‘We were living in security and peace. These areas are being targeted, they want to force us to leave. Every Syrian is being targeted,’ one Syrian religious leader told a delegation of reporters who visited Aleppo earlier this month.
by Eva Bartlett
Part 6 - Displaced by terrorists
For around four years, simple shelters at the Hafez al-Assad Mosque have housed around 1,000 people, all Sunni families displaced from areas occupied by militants.
Most of those with whom I spoke listed similar reasons for leaving their homes and described being in fear for their lives because of the terrorist presence.
“They came and destroyed houses and killed civilians before they attacked the state. The army is protecting us, it’s the gangs [that] are the ones destroying the country,” one man told me.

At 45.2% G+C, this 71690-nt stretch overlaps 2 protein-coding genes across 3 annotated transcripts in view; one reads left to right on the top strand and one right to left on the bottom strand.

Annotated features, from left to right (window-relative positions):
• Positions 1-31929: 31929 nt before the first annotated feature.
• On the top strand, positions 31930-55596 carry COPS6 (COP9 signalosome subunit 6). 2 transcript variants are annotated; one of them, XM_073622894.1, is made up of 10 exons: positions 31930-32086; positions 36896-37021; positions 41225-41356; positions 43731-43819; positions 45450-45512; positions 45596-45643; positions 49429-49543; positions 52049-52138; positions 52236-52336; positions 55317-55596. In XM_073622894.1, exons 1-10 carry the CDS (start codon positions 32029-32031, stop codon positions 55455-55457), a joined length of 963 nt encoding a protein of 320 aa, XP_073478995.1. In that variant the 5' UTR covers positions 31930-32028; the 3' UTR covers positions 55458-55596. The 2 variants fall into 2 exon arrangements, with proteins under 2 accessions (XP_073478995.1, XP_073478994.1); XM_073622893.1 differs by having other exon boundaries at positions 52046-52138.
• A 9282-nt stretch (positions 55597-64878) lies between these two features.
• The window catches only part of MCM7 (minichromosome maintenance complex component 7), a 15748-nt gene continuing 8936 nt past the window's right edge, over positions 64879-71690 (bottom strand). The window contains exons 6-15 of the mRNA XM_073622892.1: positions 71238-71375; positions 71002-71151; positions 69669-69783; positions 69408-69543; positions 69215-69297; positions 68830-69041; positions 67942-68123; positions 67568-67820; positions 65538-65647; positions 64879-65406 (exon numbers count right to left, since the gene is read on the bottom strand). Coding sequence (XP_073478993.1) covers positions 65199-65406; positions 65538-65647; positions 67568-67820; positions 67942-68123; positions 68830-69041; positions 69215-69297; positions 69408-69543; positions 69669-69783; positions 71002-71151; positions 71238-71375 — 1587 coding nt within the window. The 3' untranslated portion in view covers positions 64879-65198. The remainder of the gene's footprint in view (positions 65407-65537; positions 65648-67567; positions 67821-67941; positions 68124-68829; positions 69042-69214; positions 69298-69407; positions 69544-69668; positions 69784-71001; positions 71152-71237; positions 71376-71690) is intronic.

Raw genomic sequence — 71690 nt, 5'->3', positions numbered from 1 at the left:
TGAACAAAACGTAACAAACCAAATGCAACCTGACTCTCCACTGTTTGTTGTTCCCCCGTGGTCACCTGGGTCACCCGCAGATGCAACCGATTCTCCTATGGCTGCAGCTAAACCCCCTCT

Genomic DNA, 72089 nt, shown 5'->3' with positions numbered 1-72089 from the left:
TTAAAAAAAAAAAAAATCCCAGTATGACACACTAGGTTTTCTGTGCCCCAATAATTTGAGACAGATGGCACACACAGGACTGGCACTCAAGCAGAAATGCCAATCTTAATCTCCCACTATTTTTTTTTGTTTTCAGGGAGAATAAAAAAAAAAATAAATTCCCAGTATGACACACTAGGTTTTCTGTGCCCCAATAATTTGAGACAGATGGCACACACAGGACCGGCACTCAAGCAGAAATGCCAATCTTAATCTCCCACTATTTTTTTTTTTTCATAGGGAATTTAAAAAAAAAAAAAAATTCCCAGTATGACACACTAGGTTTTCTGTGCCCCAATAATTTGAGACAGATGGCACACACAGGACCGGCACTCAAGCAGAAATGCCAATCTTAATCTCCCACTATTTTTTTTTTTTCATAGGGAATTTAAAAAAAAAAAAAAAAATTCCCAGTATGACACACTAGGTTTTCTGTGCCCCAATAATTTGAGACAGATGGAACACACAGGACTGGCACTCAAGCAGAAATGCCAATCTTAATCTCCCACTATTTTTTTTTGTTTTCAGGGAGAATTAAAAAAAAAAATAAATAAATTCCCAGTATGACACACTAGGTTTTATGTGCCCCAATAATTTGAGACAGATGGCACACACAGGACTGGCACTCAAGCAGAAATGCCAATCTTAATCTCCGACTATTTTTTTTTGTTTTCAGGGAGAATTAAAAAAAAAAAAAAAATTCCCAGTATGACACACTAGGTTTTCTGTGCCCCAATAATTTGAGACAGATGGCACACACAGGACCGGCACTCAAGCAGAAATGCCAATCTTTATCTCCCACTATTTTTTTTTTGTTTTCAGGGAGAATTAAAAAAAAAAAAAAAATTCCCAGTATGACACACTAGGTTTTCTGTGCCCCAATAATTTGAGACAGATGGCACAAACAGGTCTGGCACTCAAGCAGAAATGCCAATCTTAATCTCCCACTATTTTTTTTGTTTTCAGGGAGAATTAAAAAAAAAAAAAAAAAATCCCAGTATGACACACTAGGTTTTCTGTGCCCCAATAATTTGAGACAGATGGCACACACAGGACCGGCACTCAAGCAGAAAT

He said his two brothers in terrorist-controlled areas in eastern Aleppo are “not allowed to leave.”
“They’ve tried many times but they are prevented. If the armed groups see anyone carrying luggage, they’ll arrest them right away.”
He and others at the shelter complained that, according to their family members, the terrorist factions horde and control any food within the areas they occupy.
Like elsewhere in the city, the shelter and area immediately surrounding the mosque are routinely hit with mortars and explosive bullets.
An older man led me around a corner, pointing to a spot where he said a 29-year-old man was killed by a terrorist-fired explosive bullet.
“He was standing here. His stomach was torn open,” he told me.